Although I am an experienced runner, I have not kept a regular running log in a long time and have been told that perhaps a blog may motivate me to do so. As a disclaimer, I will devote this blog entirely to running but it is certainly not the only thing that I care about. God always comes first followed by my relationships with others. I am a big believer in alternative medicine and more information on that subject can be found on my main website: (http://jzehnder208.googlepages.com/). Some of the readers of my site have expressed curiosity about my training, including what I do when my medical condition does flare up, and have encouraged me to post a training log. You got it!
-competitive middle distance runner in high school, recruited by Division II schools.
-ran off and on through college and graduate school, limited by injury and illness
-returned to serious running in October 2006 with more focus on longer distances.
My days of running sub 60 second quarter miles are probably behind me but there is still plenty of room for improvement especially at the half marathon and marathon distances.
My training philosophy: quality over quantity, improve at every distance 5K and over.
Some people have told me that my workout times are too fast for my goal marathon pace. Indeed that is true if you look at suggested paces for my times at the longer distances but my times do not "line up" based on the McMillian calculator. Based on my mile time, I should run a 3 hour marathon but my current PR is almost 4 hours. For those who are familiar with VDOT, I am a 53 for the mile and a 39 for the marathon right now. That difference would have been even greater when I was a competitive 800 man. Why the disparity? My medical issues hurt my endurance more than my speed. A long run at 53 VDOT pace would be suicide while a speed workout at 39 VDOT pace would feel pedestrian so I forget the "Smart Coach" tables and run by feel. Normally, I split the difference between the 53 and the 39 for my long runs and push my speed work pretty hard. FYI: Since I started my comeback, I have had no running injuries.
Although I do tailor my training to the distance I plan on racing in the near-future, I do faster tempo runs and occasionally throw in a speed workout during marathon training. Conversely, I do a 16-18 mile run during a more speed-oriented 5K training cycle. This allows me to set PRs at longer distances even when I am not specifically training for the event. Some runners are "mileage freaks" and do very little running other than LSD (long slow distance) and brag about their high mileage. I disagree with that approach. If I ran everything at 10:00 mile pace or slower, sure I could run 70 miles per week but my 5K would get worse, not better. I certainly will not improve if I do my training at post-bonk marathon pace.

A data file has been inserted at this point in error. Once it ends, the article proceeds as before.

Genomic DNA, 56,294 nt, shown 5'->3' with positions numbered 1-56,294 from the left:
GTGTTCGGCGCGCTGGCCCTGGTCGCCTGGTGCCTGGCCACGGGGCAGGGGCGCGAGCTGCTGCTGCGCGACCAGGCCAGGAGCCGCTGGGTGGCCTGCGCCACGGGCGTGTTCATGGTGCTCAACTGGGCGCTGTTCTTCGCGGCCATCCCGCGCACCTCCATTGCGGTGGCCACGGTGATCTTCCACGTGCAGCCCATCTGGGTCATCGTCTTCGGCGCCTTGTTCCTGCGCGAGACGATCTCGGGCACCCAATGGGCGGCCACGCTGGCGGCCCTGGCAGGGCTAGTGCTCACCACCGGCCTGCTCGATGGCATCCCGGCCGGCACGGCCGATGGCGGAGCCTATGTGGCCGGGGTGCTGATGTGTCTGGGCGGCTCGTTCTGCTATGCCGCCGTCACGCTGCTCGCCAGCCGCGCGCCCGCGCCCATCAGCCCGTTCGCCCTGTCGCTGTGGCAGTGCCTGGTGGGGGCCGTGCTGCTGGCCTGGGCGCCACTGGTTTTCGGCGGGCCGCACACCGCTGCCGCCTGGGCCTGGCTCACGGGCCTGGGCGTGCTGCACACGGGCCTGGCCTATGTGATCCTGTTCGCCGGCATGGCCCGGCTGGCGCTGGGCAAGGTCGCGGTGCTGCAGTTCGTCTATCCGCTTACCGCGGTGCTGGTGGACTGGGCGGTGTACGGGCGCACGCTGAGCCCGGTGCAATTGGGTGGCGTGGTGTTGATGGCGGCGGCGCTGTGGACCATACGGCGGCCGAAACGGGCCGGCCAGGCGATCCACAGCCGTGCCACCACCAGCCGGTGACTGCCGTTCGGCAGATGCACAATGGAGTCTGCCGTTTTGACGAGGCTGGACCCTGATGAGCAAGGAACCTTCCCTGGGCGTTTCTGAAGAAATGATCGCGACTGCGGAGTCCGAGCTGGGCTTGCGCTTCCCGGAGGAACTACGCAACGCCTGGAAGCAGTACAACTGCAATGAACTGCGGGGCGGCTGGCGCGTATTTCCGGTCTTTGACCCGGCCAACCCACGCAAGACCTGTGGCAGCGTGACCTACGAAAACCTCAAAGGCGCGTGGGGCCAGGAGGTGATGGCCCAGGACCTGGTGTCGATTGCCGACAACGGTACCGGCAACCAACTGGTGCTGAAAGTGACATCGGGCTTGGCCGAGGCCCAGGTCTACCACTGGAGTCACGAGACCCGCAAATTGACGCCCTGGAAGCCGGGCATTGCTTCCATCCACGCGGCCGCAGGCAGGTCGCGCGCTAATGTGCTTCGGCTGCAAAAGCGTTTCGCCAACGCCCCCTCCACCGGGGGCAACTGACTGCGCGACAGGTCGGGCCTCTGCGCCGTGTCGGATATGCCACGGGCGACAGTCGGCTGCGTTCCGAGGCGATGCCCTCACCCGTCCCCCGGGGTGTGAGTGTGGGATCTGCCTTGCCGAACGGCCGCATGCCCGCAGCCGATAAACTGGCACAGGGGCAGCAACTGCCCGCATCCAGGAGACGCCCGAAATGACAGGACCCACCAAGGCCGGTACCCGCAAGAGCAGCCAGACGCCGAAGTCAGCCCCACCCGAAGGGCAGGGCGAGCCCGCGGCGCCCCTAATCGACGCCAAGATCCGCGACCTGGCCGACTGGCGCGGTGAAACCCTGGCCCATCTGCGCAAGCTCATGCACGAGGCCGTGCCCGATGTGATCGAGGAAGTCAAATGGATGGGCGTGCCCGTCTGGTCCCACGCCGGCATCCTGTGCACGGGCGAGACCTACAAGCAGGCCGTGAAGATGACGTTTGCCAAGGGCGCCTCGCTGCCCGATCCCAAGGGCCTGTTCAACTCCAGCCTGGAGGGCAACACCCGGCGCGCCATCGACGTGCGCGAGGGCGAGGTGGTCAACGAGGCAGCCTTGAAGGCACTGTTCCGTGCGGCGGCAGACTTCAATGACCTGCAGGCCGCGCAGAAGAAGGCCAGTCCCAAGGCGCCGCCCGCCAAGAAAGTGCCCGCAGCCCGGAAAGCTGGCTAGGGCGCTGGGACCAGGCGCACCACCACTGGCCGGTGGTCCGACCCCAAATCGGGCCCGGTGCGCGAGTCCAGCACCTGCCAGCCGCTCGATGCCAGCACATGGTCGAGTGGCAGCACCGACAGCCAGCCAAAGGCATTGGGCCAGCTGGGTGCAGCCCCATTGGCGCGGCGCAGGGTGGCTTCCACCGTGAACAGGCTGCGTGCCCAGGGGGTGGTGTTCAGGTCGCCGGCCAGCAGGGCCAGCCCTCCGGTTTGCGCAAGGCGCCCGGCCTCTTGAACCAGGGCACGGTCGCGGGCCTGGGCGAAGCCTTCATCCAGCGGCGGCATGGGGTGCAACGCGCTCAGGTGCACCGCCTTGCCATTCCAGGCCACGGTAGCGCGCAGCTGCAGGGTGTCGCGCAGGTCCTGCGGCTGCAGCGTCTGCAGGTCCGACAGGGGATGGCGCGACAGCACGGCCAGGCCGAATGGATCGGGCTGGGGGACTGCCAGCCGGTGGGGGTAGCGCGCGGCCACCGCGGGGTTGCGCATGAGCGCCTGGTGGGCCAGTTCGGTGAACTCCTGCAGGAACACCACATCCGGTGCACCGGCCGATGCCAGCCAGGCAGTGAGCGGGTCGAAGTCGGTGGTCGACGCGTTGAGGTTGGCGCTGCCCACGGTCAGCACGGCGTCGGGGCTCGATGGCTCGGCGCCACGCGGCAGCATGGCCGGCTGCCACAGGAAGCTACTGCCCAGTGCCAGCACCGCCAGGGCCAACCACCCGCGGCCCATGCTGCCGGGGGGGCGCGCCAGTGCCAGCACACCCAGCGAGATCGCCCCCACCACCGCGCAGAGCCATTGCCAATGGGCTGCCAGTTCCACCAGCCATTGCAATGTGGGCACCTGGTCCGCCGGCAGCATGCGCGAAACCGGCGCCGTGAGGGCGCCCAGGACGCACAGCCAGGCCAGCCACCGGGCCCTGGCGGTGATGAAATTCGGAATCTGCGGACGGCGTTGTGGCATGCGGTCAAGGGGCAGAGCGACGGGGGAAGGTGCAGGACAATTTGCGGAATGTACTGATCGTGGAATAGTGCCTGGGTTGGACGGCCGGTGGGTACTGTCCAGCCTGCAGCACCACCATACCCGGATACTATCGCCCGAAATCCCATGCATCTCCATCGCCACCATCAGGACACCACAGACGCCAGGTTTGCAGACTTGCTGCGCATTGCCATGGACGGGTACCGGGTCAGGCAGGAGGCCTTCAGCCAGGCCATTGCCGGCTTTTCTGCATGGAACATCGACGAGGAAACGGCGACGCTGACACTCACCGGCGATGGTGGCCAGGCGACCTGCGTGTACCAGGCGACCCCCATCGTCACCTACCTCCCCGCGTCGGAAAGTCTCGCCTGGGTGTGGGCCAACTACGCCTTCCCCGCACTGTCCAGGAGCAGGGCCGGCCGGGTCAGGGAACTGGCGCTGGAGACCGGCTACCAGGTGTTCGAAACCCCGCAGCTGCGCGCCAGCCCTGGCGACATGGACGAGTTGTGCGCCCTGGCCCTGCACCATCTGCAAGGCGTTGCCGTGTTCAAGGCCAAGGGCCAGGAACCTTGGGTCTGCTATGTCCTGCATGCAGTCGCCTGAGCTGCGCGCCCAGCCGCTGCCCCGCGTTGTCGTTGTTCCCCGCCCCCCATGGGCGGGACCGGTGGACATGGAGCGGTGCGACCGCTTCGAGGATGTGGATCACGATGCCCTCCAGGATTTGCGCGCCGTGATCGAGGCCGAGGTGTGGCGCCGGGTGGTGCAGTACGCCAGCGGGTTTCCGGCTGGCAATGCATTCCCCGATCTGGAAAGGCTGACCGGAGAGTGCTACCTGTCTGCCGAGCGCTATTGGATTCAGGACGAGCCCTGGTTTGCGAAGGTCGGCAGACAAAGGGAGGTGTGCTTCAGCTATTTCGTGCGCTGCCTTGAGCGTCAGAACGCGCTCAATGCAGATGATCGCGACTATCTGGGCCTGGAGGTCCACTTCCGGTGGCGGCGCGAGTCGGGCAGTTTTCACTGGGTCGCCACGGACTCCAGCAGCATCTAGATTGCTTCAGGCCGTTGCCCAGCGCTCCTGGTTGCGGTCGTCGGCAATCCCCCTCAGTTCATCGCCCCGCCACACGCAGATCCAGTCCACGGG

My log terminology:
Grade: just like school, A=excellent, B=good, C=fair, D=poor, F=failure, (range from A+ to F-).
Credit: 1=easy recovery day, 2=quality workout (long run, tempo, interval) 3= all out time trial, often a PR attempt at an odd distance (rare) 4=actual race (less than 1 per month)
GPA determined just like school by dividing quality points by credits.
Obsessive? They call me Crazy Justin for a reason.
Best times of '08:
One more disclaimer: I am striving for consistency in '09. Yes, I did meet or exceed all of my target times coming into '08 but there were periods in which my good workouts were few and far between. I would rather be stuck running at this level in '09 than break all my PRs while averaging 1 excellent workout per week with the rest being rated as fair or poor. A weekly GPA consistently over 3.00 indicates that my health is at least "good" every week. That is more important to me than my best times of the year.